Southwest dropped the ball widened in-flight use of portable electronic devices. It's ironic that the airline's new tagline in TV spots is, "If it matters to you, it matters to us." Well, Southwest, this matters.
With a flurry of announcements over the last few days, United, US Airways and American Airlines began allowing gate-to-gate usage of portable electronic devices.
JetBlue was first out of the gate, and Delta was second last week in allowing device use below 10,000 feet following the FAA announcement providing the framework for the new in-flight electronic era.
And this means that all of the the largest U.S. airlines, with the exception of the largest domestic carrier, Southwest Airlines, have joined the party.
Southwest states it will implement gate to gate device use as soon as possible, pending FAA approval.
US Airways announced today that passengers on its mainline domestic fleet can use portable electronic devices in airline mode gate to gate. US Airways says it still needs to get FAA approval for US Airways Express.
On takeoff and landings, passengers still need to stow laptops and other devices that weigh two pounds or more, US Airways says.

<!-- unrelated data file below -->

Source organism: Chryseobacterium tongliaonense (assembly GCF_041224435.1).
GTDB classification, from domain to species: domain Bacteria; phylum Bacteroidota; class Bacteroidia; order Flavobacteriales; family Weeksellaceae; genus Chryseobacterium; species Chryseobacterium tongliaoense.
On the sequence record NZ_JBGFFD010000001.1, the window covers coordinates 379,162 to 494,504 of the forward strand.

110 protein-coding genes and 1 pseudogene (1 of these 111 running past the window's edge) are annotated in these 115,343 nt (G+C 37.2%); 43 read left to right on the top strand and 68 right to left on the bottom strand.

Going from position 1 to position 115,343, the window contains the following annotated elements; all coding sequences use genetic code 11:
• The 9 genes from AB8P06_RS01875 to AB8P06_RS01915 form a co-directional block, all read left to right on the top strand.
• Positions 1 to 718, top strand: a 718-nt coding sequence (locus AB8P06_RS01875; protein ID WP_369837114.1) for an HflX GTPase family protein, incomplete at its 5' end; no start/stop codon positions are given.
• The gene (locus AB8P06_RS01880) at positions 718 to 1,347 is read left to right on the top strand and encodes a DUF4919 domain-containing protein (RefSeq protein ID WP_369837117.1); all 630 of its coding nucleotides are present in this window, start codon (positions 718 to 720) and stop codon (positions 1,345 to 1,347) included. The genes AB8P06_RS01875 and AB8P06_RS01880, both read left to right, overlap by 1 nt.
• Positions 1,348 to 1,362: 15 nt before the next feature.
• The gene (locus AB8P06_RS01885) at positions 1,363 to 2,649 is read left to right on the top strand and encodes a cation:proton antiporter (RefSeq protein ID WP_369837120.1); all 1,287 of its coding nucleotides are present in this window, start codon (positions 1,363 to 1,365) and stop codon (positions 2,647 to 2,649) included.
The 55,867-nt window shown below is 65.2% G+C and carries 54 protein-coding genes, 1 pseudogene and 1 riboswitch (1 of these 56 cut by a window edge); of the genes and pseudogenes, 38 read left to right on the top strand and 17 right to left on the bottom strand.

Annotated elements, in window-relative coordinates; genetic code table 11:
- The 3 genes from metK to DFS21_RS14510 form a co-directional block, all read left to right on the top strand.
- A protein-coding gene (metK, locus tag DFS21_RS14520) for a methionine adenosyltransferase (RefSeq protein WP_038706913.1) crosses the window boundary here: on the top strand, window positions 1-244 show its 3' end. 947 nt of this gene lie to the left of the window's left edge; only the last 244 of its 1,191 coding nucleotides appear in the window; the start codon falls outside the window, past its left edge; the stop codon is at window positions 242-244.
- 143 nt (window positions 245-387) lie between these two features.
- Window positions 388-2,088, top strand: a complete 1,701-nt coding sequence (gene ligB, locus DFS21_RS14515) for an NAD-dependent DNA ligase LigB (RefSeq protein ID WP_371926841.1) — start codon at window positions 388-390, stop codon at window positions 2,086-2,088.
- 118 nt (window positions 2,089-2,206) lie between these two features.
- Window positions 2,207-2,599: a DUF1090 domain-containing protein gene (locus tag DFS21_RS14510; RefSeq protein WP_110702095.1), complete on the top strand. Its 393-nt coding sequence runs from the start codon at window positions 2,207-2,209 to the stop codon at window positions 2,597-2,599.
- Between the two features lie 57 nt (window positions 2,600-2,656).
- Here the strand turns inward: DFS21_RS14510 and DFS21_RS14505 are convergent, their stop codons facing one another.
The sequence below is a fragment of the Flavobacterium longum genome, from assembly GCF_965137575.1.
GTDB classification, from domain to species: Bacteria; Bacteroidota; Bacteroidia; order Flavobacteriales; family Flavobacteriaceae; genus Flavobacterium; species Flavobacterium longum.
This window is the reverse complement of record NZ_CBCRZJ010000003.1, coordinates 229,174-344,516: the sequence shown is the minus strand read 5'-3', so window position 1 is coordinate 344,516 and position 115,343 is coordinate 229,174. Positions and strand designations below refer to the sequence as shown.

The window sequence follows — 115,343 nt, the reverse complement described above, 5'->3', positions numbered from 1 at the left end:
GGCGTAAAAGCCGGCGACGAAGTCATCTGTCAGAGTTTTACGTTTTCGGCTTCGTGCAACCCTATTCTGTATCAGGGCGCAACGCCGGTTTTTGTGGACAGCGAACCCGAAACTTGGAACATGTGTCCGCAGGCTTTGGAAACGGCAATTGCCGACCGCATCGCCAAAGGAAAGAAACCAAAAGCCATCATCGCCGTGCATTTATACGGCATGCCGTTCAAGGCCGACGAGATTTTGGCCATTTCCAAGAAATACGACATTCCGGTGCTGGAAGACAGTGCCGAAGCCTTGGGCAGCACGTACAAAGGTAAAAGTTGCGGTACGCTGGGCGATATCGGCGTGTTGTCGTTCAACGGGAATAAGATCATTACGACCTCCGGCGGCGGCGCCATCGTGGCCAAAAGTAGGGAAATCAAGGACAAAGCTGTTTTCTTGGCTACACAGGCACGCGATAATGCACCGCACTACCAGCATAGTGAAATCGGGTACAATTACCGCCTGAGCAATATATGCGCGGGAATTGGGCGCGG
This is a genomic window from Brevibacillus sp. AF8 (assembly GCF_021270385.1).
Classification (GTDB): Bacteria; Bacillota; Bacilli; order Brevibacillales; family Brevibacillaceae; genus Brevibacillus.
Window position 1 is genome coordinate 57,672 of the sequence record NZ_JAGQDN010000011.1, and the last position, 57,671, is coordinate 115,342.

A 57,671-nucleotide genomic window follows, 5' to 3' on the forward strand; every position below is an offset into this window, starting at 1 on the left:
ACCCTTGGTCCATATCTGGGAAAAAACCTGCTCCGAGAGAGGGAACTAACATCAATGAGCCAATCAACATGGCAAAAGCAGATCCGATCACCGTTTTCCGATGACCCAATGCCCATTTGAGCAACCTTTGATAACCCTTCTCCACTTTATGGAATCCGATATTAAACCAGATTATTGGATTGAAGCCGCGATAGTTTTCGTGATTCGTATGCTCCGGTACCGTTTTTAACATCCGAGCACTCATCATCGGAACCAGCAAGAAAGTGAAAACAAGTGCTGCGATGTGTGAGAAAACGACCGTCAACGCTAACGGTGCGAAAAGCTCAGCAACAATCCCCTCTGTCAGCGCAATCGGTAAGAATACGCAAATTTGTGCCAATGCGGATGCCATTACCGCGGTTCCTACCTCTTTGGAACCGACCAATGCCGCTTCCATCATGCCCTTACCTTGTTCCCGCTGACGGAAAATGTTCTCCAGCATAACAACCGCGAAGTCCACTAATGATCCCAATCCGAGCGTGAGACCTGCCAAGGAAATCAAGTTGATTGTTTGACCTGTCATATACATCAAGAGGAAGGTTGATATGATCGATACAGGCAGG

United Airlines announced yesterday that passengers on its mainline aircraft arriving or departing within the 50 states can use portable electronic devices gate to gate. United states it hopes to get approval for similar use on United Express before the end of the year and is working with other regional partners, as well.
American Airlines began its new policy on portable electronic devices on November 4. American permits gate to gate usage of portable electronic devices on its entire mainline fleet and some American Eagle aircraft.
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Tags: american airlines, peds, southwest airlines, united airlines, us airways
Photo credit: JetBlue had the first flight in the U.S. to enable passengers to turn on their mobile and portable devices at the gate on November 1, but in the last week Delta, American, United and US Airways have done likewise. JetBlue